Fig. 3

CD32 high expression on CD4 T cells across anatomical sites. a The flow plot on the left shows three distinct CD32 populations in CD3-negative cells; the gating on CD4 T cells are based on these populations. Representative gating of the CD32low and CD32high gating on CD4 T cells is shown on the right. b Frequency of CD32high T cells in gut sites and PBMCs in HIV-infected individuals. Comparisons are made using a Kruskal–Wallis test (overall P = 0.02), with pairwise comparisons performed using Dunn’s test. Lines indicate the median. T Ileum, terminal ileum, PBMC peripheral blood mononuclear cells

CD32high cells are primarily T-cell–B-cell doublets

As we had previously shown that CD32high CD4 T cells from PBMCs expressed non-T-cell lineage markers18 and others have demonstrated these cells to be doublets,17 we wanted to explore whether these singlet-gated events were also T-cell–B-cell doublets. We stained PBMCs from healthy donors for CD4 T (CD3 and CD4) and B-cell markers (CD19) as well as CD32 and acquired the samples using imaging flow cytometry, which allows the visualisation of the fluorescence distribution on individual cell events. We found that the CD3 + CD4 + CD14 − CD32high cells were almost entirely T-cell–B-cell doublets. This was shown by co-localisation of CD3 and CD4 on the same cell forming a doublet with a cell expressing both CD19 and CD32 (Fig. 4a; rows 1 and 2). This indicated that the measured CD32 was of B-cell, rather than T-cell, origin. We found no instances of CD32 distributed throughout the surface of a CD4 T cell. Although we found the CD32high population consisted primarily of doublets (Fig. 4a), the CD32low population showed evidence of trogocytosis with regions of punctate CD32 expression on CD4 T-cell singlets, as also reported by Osuna et al.17 (data not shown).

Fig. 4

Expression of ICOS and HLA-DR on CD32high cells across anatomical sites using imaging cytometry. Imaging flow cytometry from PBMCs and tissue sites. For all panels, the representative cells shown are live, singlet, CD3 + CD4 + CD14 − CD19 + CD32high. a Rows 1–2; Cells from healthy donor PBMC (n = 2) were stained as shown (panel 1: brightfield, CD3, CD4, CD19, CD32, plus CD4/CD32 and CD19/CD32 overlays). For (be) rows 3–7, cells are stained with panel 2 (brightfield, CD3, CD4, ICOS, HLA-DR, CD19, CD32 stains plus CD4/ICOS/HLA-DR (DR) and ICOS/HLA-DR/CD19 overlays). b Row 3–4; cells from healthy donor PBMC (n = 1) where row 3 shows an HLA-DR + CD4 T cell, while row 4 shows an HLA-DR- CD4 T cell. c Row 5; cells from a healthy rectum (n = 1). d Row 6; cells from a healthy terminal ileum (n = 1). e Row 7; cells from an infected tonsil (n = 1)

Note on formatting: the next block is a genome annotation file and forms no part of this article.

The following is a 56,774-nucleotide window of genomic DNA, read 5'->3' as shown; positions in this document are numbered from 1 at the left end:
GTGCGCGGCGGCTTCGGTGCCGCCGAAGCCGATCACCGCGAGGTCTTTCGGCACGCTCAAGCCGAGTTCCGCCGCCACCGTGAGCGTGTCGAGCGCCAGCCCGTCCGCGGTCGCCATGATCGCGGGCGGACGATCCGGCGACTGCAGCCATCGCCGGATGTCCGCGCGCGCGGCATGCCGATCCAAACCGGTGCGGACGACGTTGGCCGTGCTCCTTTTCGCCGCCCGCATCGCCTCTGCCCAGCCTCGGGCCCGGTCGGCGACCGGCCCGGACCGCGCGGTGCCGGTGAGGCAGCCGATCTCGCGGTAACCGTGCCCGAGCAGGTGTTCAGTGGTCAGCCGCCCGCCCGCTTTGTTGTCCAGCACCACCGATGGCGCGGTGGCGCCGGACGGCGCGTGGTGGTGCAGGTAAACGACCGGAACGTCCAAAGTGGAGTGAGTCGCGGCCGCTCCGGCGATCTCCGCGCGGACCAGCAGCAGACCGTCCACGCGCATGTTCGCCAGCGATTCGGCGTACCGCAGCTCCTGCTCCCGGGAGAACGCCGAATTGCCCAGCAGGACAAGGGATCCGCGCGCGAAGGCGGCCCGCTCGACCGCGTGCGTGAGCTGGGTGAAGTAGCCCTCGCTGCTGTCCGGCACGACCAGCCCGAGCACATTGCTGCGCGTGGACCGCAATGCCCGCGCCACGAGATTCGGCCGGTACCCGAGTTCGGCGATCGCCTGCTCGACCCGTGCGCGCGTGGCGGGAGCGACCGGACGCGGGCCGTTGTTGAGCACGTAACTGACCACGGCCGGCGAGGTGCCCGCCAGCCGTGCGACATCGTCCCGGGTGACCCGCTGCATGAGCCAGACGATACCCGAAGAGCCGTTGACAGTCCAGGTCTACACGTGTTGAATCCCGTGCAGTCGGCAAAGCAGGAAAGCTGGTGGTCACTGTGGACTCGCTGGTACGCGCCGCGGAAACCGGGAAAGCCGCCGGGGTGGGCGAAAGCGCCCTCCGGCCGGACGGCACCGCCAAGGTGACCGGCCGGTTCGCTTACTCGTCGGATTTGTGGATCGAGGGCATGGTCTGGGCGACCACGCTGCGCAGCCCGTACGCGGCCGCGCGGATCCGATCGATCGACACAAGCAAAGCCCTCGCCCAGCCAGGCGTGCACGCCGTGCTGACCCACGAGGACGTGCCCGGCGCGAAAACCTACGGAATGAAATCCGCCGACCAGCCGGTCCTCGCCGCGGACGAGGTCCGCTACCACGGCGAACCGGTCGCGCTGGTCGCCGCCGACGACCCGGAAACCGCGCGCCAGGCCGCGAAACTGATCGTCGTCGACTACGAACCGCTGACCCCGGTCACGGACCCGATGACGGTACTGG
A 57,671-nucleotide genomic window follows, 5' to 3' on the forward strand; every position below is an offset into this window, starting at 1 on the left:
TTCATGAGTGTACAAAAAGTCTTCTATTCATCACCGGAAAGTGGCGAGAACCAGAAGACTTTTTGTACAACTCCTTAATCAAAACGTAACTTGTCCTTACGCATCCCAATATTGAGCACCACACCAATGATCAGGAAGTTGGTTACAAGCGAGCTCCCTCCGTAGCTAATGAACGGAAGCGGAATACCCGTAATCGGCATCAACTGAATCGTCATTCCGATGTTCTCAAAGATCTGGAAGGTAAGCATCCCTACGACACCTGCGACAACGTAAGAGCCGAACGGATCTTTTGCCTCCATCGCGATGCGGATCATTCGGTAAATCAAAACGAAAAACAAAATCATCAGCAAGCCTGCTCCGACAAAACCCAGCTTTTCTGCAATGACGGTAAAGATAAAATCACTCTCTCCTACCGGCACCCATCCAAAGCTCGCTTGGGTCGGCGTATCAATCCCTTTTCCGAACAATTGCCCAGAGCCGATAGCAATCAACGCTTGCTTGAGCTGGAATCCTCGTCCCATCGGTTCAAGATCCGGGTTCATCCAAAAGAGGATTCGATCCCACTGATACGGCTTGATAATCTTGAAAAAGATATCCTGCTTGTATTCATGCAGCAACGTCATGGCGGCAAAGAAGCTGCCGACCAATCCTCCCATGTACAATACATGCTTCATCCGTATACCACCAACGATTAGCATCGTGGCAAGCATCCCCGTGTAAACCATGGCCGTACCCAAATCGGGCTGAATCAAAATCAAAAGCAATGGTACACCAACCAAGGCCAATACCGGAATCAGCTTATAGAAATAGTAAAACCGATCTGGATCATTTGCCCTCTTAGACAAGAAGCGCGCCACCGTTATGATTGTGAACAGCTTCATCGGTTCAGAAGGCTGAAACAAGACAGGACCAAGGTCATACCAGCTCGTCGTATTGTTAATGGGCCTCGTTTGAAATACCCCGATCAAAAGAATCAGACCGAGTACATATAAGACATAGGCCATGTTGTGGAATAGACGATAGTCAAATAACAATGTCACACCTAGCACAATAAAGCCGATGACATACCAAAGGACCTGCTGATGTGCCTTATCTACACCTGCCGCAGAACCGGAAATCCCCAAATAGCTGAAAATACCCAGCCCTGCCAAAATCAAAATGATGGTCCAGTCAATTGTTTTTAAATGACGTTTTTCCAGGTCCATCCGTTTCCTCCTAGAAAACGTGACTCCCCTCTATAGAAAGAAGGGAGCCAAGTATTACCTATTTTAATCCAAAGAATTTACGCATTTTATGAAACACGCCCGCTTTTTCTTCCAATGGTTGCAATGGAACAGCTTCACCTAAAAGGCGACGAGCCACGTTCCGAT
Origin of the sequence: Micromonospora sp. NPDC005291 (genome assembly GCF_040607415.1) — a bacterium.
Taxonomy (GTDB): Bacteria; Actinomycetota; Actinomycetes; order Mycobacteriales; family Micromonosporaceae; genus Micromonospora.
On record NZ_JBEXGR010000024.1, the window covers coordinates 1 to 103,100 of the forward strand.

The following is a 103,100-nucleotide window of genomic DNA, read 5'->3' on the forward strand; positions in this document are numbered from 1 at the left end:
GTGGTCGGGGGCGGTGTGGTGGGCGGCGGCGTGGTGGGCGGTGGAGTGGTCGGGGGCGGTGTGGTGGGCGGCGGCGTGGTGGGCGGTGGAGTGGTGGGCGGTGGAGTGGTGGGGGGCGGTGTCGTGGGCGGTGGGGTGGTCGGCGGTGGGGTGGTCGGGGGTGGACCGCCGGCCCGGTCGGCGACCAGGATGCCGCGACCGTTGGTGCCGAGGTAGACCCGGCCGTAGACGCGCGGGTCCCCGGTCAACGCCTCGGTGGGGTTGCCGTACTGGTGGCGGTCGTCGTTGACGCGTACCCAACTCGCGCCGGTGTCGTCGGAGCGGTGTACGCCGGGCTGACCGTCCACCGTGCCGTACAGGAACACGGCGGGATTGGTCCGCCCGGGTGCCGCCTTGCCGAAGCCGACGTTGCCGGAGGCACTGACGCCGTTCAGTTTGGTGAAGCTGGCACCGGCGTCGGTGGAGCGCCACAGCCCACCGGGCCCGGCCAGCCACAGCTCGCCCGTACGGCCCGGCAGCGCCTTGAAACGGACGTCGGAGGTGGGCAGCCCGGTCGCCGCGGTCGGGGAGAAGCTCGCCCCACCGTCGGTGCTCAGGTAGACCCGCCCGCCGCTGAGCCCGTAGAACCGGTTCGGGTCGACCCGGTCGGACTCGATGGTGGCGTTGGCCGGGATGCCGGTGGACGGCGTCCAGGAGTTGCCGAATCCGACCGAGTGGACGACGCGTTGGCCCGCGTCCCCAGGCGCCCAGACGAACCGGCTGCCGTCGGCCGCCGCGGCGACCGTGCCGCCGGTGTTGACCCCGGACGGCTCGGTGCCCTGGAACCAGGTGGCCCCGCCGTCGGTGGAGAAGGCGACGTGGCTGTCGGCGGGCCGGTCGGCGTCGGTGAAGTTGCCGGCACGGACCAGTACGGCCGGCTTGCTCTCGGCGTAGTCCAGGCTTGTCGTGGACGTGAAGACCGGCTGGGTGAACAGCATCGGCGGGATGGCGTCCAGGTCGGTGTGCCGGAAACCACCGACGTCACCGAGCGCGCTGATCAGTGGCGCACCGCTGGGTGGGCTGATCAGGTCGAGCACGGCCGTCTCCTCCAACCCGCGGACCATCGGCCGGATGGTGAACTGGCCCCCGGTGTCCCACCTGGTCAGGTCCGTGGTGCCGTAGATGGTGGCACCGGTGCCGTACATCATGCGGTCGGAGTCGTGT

Tissue-derived CD32+CD4+ cytometric events are also doublets, and stain strongly for ICOS

We next extended our investigations to tissue sites and further probed the phenotype of the T cells comprising these doublets, adding the activation marker HLA-DR and the T follicular helper (TFH) marker ICOS to our imaging flow-cytometry panel. We focused our analysis on the CD3 + CD4 + CD14-CD32highCD19 + doublets (referred to as T-cell–B-cell doublets). In the PBMC doublets, only ~16% of the CD4 T cells expressed HLA-DR (10/64 events examined) suggesting the majority of the T cells were not in fact activated (Fig. 4b; rows 3 and 4). We found no ICOS-expressing CD4 T cells in PBMC doublets, consistent with the fact that ICOS is primarily upregulated in activated TFH cells in tissue.20 We next examined CD32high events in the healthy rectum and terminal ileum (Fig. 4c, d, respectively). As in the periphery, the majority of these comprise T-cell–B-cell doublets. We found no evidence of HLA-DR expression on the CD4 T-cell component of the doublet in either tissue, with HLA-DR expression coming entirely from the B cell (0/7 rectum, 0/20 terminal ileum events examined). Unlike in PBMCs, we observed robust ICOS staining in tissue. The majority of CD32high events were positive for ICOS (6/7 rectum, 14/20 terminal ileum) which always co-localised with CD3 and CD4 rather than CD19 and CD32 (Fig. 4c, d), indicating a TFH phenotype of the T cell within the doublet.